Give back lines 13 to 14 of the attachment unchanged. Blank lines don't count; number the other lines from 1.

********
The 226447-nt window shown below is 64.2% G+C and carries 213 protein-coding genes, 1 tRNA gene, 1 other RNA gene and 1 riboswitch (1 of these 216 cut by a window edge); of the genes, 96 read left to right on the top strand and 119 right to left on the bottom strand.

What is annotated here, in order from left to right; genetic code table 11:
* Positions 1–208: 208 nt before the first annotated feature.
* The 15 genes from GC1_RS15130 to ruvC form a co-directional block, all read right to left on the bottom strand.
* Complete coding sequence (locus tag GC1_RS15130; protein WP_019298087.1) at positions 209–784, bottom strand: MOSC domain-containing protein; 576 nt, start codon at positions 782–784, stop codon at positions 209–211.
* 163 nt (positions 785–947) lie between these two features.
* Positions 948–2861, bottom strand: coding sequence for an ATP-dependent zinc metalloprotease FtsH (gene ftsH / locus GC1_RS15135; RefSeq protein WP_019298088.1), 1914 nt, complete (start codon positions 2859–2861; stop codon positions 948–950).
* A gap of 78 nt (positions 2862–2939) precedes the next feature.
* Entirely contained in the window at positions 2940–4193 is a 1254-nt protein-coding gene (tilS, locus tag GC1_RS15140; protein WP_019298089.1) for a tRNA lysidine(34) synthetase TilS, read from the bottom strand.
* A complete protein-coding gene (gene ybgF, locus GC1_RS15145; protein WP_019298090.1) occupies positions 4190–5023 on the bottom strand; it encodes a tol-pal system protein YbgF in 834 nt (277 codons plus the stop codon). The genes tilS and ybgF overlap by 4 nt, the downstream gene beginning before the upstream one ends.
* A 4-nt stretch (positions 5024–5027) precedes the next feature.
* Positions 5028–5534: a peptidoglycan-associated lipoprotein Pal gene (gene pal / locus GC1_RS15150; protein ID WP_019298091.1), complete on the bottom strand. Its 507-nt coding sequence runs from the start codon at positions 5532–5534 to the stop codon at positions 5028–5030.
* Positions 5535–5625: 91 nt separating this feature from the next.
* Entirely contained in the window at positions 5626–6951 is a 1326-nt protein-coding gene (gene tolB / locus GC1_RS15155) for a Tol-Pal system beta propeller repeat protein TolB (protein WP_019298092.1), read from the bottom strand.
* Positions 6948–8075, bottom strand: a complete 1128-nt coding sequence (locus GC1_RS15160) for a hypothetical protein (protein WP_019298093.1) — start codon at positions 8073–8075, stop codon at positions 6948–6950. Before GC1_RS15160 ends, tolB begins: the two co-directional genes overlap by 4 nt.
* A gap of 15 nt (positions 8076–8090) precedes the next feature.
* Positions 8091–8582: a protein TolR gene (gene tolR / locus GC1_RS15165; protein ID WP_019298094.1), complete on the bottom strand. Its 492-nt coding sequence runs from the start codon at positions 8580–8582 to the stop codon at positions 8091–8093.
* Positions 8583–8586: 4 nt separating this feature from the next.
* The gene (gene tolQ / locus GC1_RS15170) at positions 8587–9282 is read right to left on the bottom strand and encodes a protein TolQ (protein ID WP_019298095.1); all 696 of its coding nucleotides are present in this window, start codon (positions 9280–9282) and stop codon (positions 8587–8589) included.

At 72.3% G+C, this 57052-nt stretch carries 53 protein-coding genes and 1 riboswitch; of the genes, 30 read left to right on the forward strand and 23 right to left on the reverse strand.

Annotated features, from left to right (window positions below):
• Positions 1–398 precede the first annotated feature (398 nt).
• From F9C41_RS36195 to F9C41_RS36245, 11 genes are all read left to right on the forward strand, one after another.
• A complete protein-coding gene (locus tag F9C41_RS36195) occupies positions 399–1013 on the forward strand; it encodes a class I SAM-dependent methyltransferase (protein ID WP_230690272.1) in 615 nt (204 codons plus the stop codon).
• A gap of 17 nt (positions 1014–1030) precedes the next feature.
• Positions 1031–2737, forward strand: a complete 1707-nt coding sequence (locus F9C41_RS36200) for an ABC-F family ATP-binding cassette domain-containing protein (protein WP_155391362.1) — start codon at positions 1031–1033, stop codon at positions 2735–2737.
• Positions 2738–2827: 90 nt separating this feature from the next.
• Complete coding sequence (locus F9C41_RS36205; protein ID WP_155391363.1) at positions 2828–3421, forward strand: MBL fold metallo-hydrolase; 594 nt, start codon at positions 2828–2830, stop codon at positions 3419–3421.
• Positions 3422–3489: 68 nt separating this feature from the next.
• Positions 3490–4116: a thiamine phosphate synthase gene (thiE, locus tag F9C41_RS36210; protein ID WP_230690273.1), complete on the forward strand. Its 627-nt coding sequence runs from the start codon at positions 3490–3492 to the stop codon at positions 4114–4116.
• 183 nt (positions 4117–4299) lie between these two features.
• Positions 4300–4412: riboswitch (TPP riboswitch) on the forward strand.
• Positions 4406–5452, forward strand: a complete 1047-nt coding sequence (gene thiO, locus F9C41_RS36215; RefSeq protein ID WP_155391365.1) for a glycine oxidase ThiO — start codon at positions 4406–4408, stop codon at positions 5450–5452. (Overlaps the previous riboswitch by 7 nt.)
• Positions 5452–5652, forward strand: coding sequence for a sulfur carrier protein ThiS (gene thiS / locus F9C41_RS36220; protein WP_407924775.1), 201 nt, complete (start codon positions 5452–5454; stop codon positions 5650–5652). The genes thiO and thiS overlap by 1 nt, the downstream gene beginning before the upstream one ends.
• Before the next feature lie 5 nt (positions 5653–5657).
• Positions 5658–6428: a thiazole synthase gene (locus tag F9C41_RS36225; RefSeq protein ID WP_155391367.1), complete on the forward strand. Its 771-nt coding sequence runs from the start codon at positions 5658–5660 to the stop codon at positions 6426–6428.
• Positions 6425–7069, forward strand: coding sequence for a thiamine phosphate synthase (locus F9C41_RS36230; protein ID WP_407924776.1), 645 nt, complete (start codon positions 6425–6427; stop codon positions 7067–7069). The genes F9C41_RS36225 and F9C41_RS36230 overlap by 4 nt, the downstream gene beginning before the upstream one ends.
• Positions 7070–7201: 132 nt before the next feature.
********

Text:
* Positions 5535–5625: 91 nt separating this feature from the next.
* Entirely contained in the window at positions 5626–6951 is a 1326-nt protein-coding gene (gene tolB / locus GC1_RS15155) for a Tol-Pal system beta propeller repeat protein TolB (protein WP_019298092.1), read from the bottom strand.